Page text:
In Canada, the cost of living is on an upward spiral with gas prices reaching record highs and food getting pricier with every trip to the grocery store.
“It’s just not something we’ve ever experienced in at any time in our past,” Dan McTeague, president of Canadians for Affordable Energy, said on the Roy Green Show.
What does this mean for Canada?
Gas prices were the the first to soar nationwide. Food prices are expected to follow suit.
In the next three to five months, Canada will see the prices of grain-based products rise. Next, animal proteins, according Sylvain Charlebois, Director at Agri-Foods Analytics Laboratory and professor at Dalhousie University.
“Meat counter products, followed by dairy,” he specified.
“It really depends on two things: How long this conflict lasts and how China will react because China is a big part of this,” Charlebois added, noting China’s influence on the global market.
Prices in Canada, both gas and food, will remain dependent on the conflict to the east, he said.
“Russia’s intent, I think, is to increase it’s influence around the world and there’s no better way to do it than to try and control agri-food growing conditions and prices around the world.”
In good times, Ukraine is a “power house” in the agricultural food sector, according to Charlebois.
“There’re lots of crops being grown there, especially wheat and corn,” he said, noting 25 per cent of all exports worldwide come from there.
In 2019, Russia and Ukraine were two of the worlds top exporters of wheat, according to the Observatory of Economic Complexity.
However, with the war raging on, ports in the Black Sea are being blocked and exporting has become increasingly difficult, Charlebois explained.
“Ninety per cent of what Ukraine and Belarus will grow, will actually have to come through that port, so that’s been a problem.”
Gas prices will also stay on the rise in Canada with Diesel, known as the “fuel the world runs on,” getting shorter in supply according to McTeague.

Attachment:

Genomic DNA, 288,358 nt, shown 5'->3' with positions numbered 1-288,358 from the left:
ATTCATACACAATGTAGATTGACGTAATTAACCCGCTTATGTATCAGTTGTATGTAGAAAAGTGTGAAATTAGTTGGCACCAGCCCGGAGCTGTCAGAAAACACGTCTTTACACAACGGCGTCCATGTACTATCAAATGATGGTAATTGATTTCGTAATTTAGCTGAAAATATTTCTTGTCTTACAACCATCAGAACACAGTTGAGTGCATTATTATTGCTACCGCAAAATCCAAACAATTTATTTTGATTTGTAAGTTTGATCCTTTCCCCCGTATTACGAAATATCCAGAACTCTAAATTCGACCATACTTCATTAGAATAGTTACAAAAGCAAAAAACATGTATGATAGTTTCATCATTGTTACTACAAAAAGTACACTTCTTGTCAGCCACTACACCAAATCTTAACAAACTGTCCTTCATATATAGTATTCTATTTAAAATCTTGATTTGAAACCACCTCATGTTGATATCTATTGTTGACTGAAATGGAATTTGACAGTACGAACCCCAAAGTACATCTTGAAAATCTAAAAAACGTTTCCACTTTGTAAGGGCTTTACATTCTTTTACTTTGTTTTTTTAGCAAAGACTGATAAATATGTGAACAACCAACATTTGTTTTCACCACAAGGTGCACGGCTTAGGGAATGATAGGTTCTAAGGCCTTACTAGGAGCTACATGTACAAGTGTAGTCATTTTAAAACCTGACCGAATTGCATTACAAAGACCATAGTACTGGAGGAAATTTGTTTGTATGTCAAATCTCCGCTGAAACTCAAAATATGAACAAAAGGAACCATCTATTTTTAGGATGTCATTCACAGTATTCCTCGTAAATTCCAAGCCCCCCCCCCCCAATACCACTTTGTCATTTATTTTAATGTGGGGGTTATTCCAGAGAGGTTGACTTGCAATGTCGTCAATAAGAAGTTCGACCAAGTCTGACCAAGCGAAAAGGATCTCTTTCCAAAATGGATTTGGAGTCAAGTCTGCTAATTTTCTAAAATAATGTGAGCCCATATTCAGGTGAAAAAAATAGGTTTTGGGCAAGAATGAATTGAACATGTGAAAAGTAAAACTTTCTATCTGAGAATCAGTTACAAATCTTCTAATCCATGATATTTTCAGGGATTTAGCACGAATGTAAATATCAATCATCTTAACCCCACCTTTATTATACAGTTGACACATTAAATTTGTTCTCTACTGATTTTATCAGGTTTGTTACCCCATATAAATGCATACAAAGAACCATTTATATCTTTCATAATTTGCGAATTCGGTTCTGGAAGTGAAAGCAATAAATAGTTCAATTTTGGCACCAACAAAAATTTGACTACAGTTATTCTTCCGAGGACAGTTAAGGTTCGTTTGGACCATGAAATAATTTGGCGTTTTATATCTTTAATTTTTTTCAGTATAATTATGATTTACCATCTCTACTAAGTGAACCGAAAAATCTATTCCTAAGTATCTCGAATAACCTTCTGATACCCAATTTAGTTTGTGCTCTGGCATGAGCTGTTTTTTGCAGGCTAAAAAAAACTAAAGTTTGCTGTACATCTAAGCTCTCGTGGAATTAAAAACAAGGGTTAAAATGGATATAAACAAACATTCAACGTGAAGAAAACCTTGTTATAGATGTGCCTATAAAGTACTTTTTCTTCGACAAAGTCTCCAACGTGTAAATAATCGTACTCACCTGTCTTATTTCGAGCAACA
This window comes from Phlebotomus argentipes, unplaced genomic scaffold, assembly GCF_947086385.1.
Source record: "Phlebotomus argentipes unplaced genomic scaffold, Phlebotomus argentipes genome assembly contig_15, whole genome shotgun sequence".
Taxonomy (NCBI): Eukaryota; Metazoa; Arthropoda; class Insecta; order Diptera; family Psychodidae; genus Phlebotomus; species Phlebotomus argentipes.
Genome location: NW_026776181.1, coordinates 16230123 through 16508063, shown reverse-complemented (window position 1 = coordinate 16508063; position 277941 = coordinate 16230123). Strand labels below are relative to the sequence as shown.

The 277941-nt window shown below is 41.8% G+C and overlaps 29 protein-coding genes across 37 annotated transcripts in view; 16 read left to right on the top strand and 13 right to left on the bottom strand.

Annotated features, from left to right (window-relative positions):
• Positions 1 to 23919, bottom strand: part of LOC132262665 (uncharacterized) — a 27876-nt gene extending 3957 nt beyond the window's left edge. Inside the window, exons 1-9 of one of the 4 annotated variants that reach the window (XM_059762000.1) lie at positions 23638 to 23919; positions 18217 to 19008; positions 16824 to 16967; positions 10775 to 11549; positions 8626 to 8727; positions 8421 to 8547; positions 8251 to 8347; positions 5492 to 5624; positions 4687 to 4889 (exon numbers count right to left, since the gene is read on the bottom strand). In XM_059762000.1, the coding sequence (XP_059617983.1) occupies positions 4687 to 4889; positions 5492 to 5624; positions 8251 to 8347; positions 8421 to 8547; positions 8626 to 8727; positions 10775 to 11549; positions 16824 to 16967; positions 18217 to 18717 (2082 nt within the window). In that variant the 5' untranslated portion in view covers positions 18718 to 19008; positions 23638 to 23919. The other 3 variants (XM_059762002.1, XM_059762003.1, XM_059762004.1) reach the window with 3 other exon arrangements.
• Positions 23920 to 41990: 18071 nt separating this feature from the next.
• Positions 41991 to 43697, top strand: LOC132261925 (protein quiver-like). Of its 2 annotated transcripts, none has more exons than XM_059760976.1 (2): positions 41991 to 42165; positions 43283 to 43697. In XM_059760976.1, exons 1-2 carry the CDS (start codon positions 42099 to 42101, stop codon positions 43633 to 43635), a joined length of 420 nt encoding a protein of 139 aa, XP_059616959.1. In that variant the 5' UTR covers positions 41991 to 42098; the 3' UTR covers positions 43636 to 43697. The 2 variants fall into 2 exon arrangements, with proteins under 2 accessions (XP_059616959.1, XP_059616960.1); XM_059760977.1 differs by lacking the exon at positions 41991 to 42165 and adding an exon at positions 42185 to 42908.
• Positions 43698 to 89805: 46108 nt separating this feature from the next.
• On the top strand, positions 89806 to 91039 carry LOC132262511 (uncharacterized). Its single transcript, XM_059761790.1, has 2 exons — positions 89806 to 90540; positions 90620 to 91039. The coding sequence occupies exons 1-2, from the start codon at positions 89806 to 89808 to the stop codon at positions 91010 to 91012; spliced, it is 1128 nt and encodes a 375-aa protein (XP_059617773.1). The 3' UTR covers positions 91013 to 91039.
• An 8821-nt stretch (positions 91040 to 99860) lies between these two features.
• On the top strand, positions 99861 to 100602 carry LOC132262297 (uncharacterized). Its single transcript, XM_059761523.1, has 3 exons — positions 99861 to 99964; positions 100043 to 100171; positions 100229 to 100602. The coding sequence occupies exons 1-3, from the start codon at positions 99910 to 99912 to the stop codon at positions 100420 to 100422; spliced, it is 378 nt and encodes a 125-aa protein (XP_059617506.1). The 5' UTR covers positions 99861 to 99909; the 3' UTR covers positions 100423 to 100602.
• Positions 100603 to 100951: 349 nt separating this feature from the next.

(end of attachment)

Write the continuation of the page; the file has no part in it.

In Canada, between a quarter and a third of all fertilizer used by farmers is derived from diesel, according to McTeague.
“Farmers need fertilizers to grow more crops, increase yields, especially when crop prices are actually high, as they are now,” he said.
Additionally, farmers are still dealing with the supply chain issues related to COVID-19, which have plagued a variety of industries across the world for months.
Many producers are struggling to get machinery into their fields, with semiconductor and parts shortages that have delayed new car shipments also hitting tractors and other farm equipment.
At the pump, drivers will continue to see the price of gas rise, said McTeague.
“Sometimes drivers can find a bit of a break in the evenings, but with prices moving up by three, five, seven, 10 cents a litre, week over week, it looks like we’re going to have to, as it were, buckle up and hunker down for the next several weeks, at least,” McTeague said.
Around this time last year, the average gas price in Canada sat at 1.24/L. Now with over a 60 cent increase, this isn’t like anything Canada has ever seen.
“I think everyone is noticing higher prices at the gas pump,” said Charlebois.
Regardless where you are in Canada, gas prices are truly “beyond any expectations,” McTeague said.
— With files from Craig Lord